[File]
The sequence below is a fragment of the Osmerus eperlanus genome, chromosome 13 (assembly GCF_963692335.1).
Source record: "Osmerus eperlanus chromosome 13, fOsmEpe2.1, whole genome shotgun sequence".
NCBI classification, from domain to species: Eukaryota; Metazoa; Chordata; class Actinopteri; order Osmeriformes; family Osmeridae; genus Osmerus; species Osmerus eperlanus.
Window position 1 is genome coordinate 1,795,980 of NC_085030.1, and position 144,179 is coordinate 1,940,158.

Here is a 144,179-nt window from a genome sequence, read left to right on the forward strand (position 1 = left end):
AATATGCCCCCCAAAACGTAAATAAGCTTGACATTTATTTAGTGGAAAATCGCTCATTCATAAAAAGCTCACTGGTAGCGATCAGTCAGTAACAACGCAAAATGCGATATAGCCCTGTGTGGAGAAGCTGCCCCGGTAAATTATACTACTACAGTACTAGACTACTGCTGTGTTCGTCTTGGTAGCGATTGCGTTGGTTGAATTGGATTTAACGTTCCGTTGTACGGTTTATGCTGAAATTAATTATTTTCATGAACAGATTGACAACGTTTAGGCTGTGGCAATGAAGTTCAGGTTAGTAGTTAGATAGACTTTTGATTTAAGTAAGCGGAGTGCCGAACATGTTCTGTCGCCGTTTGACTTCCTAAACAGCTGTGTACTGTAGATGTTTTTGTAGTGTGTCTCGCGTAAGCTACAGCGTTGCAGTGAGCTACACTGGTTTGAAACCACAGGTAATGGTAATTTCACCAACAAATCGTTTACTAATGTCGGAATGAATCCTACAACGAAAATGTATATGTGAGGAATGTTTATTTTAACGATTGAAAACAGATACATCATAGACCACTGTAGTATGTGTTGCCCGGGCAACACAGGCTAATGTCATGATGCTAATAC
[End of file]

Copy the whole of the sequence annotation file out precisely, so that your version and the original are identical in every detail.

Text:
The sequence below is a fragment of the Osmerus eperlanus genome, chromosome 13 (assembly GCF_963692335.1).
Source record: "Osmerus eperlanus chromosome 13, fOsmEpe2.1, whole genome shotgun sequence".
NCBI classification, from domain to species: Eukaryota; Metazoa; Chordata; class Actinopteri; order Osmeriformes; family Osmeridae; genus Osmerus; species Osmerus eperlanus.
Window position 1 is genome coordinate 1,795,980 of NC_085030.1, and position 144,179 is coordinate 1,940,158.

Here is a 144,179-nt window from a genome sequence, read left to right on the forward strand (position 1 = left end):
AATATGCCCCCCAAAACGTAAATAAGCTTGACATTTATTTAGTGGAAAATCGCTCATTCATAAAAAGCTCACTGGTAGCGATCAGTCAGTAACAACGCAAAATGCGATATAGCCCTGTGTGGAGAAGCTGCCCCGGTAAATTATACTACTACAGTACTAGACTACTGCTGTGTTCGTCTTGGTAGCGATTGCGTTGGTTGAATTGGATTTAACGTTCCGTTGTACGGTTTATGCTGAAATTAATTATTTTCATGAACAGATTGACAACGTTTAGGCTGTGGCAATGAAGTTCAGGTTAGTAGTTAGATAGACTTTTGATTTAAGTAAGCGGAGTGCCGAACATGTTCTGTCGCCGTTTGACTTCCTAAACAGCTGTGTACTGTAGATGTTTTTGTAGTGTGTCTCGCGTAAGCTACAGCGTTGCAGTGAGCTACACTGGTTTGAAACCACAGGTAATGGTAATTTCACCAACAAATCGTTTACTAATGTCGGAATGAATCCTACAACGAAAATGTATATGTGAGGAATGTTTATTTTAACGATTGAAAACAGATACATCATAGACCACTGTAGTATGTGTTGCCCGGGCAACACAGGCTAATGTCATGATGCTAATAC